In this current powerball era of our national pastime, Vanderbilt true freshman Enrique Bradfield Jr offers an exciting set of tools so unique in today’s game. Bradfield’s talents were on full display last weekend when his Commodores visited SEC archrival University of Florida.
Bradfield is a 6-01/165 lefthanded hitter and thrower known for his 80 speed, which enhances his game on both sides of the ball. The Hialeah, FL native was expected to be a 3rd-5th round selection in last year’s First Year Player Draft, but the COVID-inspired shortening of the draft to five rounds all but assured his matriculation at Vanderbilt.
With his blazing speed, refined approach at the plate, and polished defense in center field, Bradfield has emerged as a fixture in Coach Tim Corbin’s lineup. The 19-year-old started in CF and led off for the Commodores in each of the series’ three games, going 8 for 15, scoring five runs, swiping four bags, and playing superb defense.
The first thing I noticed about Bradfield was his mature approach at the plate—the kid simply does not give away at bats. He was especially impressive against Florida’s tough Sunday starter, southpaw Hunter Barco, whose 91-94 MPH fastball/vicious slider combo can be hellish on lefty hitters. But Bradfield handled this challenge with aplomb. At no point was this more indicative than Bradfield’s at bat in the 3rd. Barco opened Bradfield up with three straight low-80’s sliders, two of which Bradfield took for balls. After seeing several 92-93 MPH fastballs, Bradfield hung in and slashed a 92 MPH heater to right field for a single.
Later, in the 9th inning against Florida’s flame-throwing closer Jack Leftwich, Bradfield proved his mettle. He took a 94 MPH fastball just inside for Ball 1, decided to pass on a snappy 83 MPH slider that dropped in for a strike, then lined a single—his fourth hit of the day—into right field.
As I indicated earlier, Bradfield’s calling card is his grade 80 speed. He currently leads the nation with 34 steals (in 36 attempts) and it’s easy to see why. He doesn’t just take advantage of his wheels—he’s adept at reading pitchers and taking healthy leads, and even when he gets a late jump (like in the 4th inning on Friday) his first-step quickness and acceleration keep him out of harm’s way.
Bradfield’s defense in CF is on par with his offense. His speed and deft ball-tracking ability allow him to play shallow and cut off hits. It also enhances the impact of his strong, accurate arm. For instance, in the 3rd inning on Sunday, the Gators’ Sterlin Thompson laced a single up the middle. Kris Armstrong, who was on first and runs well, challenged Bradfield’s arm and took off for 3rd. Charging the ball, Bradfield was able to intercept it in relatively shallow center field and threw a bullet to nab Armstrong.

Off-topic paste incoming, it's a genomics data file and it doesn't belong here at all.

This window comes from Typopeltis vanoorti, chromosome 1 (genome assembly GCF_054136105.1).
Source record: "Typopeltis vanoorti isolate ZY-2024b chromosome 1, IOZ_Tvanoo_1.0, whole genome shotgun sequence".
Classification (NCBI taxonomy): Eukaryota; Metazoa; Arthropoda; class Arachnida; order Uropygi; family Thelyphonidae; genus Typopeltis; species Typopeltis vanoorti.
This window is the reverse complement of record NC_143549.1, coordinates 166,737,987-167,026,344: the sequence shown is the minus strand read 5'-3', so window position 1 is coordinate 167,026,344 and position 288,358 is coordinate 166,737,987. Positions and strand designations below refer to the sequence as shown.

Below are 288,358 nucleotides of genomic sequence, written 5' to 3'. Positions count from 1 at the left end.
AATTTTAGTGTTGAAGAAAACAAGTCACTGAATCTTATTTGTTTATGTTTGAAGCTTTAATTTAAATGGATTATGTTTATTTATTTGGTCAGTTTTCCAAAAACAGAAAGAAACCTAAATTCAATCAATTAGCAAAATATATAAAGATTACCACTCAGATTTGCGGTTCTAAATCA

At a time when the outcome of baseball games is often determined by the team with the most thump, Bradfield offers a fresh and exciting alternative—an alternative that fosters a winning brand of play. Though comps often get sportswriters in trouble, I couldn’t help myself from thinking of a young Kenny Lofton when I first laid eyes on Bradfield. Lightning fast. Excellent instincts. Great ball-tracking ability. Polished hit tool. Burgeoning power. Yeah, I think I’ll stick with that one.
The 2022 draft is shaping up to be one of the best in recent memory, primarily because of the plethora of high-quality college position players that will be available. One of these is Vanderbilt SS Carter Young.
Young is well known to amateur baseball fans. His .429 OBP led the fabled 2017 18U National Team, a collection of players that included the likes of Jarred Kelenic, Kumar Rocker, Nolan Gorman, and Ryan Weathers and won the 18U Baseball World Cup in Thunder Bay, Canada. Then, after arriving in Nashville in the fall of 2019, Young promptly beat out eventual 2020 1st rounder Austin Martin for the Commodores coveted starting SS role. In the abbreviated season, Young acquitted himself nicely, hitting .328.
Young has had an impressive 2021 campaign so far, and the weekend series against Florida provided a nice glimpse of the kid’s all-round ability. Defense is currently Young’s strong suit and he showed why in Sunday’s series finale. On three separate plays, Young looked like a big league shortstop. In the 1st inning, Gators leadoff man Jacob Young kicked things off with a hard grounder into the “5.5 hole.” Carter made an excellent stop though couldn’t complete the play. Three innings later, on a slow Nathan Hickey roller, Young charged in, showed soft hands and a quick transfer, and made an on-the-money throw to nail Hickey. Finally, in the 7th inning, Young ranged all the way to his right to hoover a grounder off the bat of Jordan Butler. His strong throw nabbed Butler by a step.
Young’s no slouch at the plate either, as his team-leading 10 home runs indicate. He attacks pitches from both sides of the plate and uses the electricity in his wrists and forearms to generate power that one would not expect from his slender 6-00/180 frame. While Young’s steep swing path enables him to inflict tremendous damage against pitches below the waist, it’s made it difficult for him to have success against high heat. During the course of the weekend, Young got beat on a series of 93+ heaters that were above his swing path. So far, that pitch has been his kryptonite, and SEC hurlers have begun to adjust their game plan accordingly—in conference play, the Selah, WA native is hitting .220 with a 32-percent K-rate.
Young’s difficulties with elevated fastballs notwithstanding, he has an excellent chance of following in former Commodore SS Dansby Swanson’s footsteps as a premium draft pick next year. Young’s excellent work ethic, raw skills, high baseball IQ, and the fact that he still has over 500 PAs in front of him to iron out the kinks before next year’s draft all work overwhelmingly in his favor.